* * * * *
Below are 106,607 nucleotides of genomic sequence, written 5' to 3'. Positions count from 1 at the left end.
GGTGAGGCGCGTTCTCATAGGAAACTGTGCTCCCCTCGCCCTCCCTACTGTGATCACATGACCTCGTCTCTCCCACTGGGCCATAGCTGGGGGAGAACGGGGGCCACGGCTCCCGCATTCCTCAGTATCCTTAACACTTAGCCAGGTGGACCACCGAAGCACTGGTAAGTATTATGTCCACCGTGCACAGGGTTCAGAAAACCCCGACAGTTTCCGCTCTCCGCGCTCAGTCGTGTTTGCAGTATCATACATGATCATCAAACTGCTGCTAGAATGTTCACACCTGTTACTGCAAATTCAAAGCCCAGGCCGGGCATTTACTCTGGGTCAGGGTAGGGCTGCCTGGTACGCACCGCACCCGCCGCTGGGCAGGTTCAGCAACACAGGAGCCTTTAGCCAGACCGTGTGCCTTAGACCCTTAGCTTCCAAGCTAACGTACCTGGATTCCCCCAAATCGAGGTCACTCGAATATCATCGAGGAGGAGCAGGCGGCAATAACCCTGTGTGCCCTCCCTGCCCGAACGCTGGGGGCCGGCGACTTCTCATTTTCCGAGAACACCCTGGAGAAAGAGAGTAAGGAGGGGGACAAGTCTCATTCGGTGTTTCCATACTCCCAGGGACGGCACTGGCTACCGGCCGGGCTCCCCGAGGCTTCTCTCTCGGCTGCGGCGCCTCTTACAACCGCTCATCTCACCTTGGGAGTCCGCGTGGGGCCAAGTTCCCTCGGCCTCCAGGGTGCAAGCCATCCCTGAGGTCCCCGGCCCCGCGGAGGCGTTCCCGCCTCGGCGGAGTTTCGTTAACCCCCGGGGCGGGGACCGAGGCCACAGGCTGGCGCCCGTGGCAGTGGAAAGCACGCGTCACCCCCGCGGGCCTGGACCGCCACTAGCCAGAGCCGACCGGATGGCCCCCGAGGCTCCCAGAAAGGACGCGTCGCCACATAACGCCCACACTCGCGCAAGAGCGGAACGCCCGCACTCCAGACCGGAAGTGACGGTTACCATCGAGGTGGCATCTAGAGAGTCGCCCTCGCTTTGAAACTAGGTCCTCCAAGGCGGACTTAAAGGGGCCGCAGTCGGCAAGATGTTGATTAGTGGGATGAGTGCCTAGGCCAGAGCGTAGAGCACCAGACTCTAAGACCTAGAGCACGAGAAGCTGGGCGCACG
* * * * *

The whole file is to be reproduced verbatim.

Below are 106,607 nucleotides of genomic sequence, written 5' to 3'. Positions count from 1 at the left end.
GGTGAGGCGCGTTCTCATAGGAAACTGTGCTCCCCTCGCCCTCCCTACTGTGATCACATGACCTCGTCTCTCCCACTGGGCCATAGCTGGGGGAGAACGGGGGCCACGGCTCCCGCATTCCTCAGTATCCTTAACACTTAGCCAGGTGGACCACCGAAGCACTGGTAAGTATTATGTCCACCGTGCACAGGGTTCAGAAAACCCCGACAGTTTCCGCTCTCCGCGCTCAGTCGTGTTTGCAGTATCATACATGATCATCAAACTGCTGCTAGAATGTTCACACCTGTTACTGCAAATTCAAAGCCCAGGCCGGGCATTTACTCTGGGTCAGGGTAGGGCTGCCTGGTACGCACCGCACCCGCCGCTGGGCAGGTTCAGCAACACAGGAGCCTTTAGCCAGACCGTGTGCCTTAGACCCTTAGCTTCCAAGCTAACGTACCTGGATTCCCCCAAATCGAGGTCACTCGAATATCATCGAGGAGGAGCAGGCGGCAATAACCCTGTGTGCCCTCCCTGCCCGAACGCTGGGGGCCGGCGACTTCTCATTTTCCGAGAACACCCTGGAGAAAGAGAGTAAGGAGGGGGACAAGTCTCATTCGGTGTTTCCATACTCCCAGGGACGGCACTGGCTACCGGCCGGGCTCCCCGAGGCTTCTCTCTCGGCTGCGGCGCCTCTTACAACCGCTCATCTCACCTTGGGAGTCCGCGTGGGGCCAAGTTCCCTCGGCCTCCAGGGTGCAAGCCATCCCTGAGGTCCCCGGCCCCGCGGAGGCGTTCCCGCCTCGGCGGAGTTTCGTTAACCCCCGGGGCGGGGACCGAGGCCACAGGCTGGCGCCCGTGGCAGTGGAAAGCACGCGTCACCCCCGCGGGCCTGGACCGCCACTAGCCAGAGCCGACCGGATGGCCCCCGAGGCTCCCAGAAAGGACGCGTCGCCACATAACGCCCACACTCGCGCAAGAGCGGAACGCCCGCACTCCAGACCGGAAGTGACGGTTACCATCGAGGTGGCATCTAGAGAGTCGCCCTCGCTTTGAAACTAGGTCCTCCAAGGCGGACTTAAAGGGGCCGCAGTCGGCAAGATGTTGATTAGTGGGATGAGTGCCTAGGCCAGAGCGTAGAGCACCAGACTCTAAGACCTAGAGCACGAGAAGCTGGGCGCACG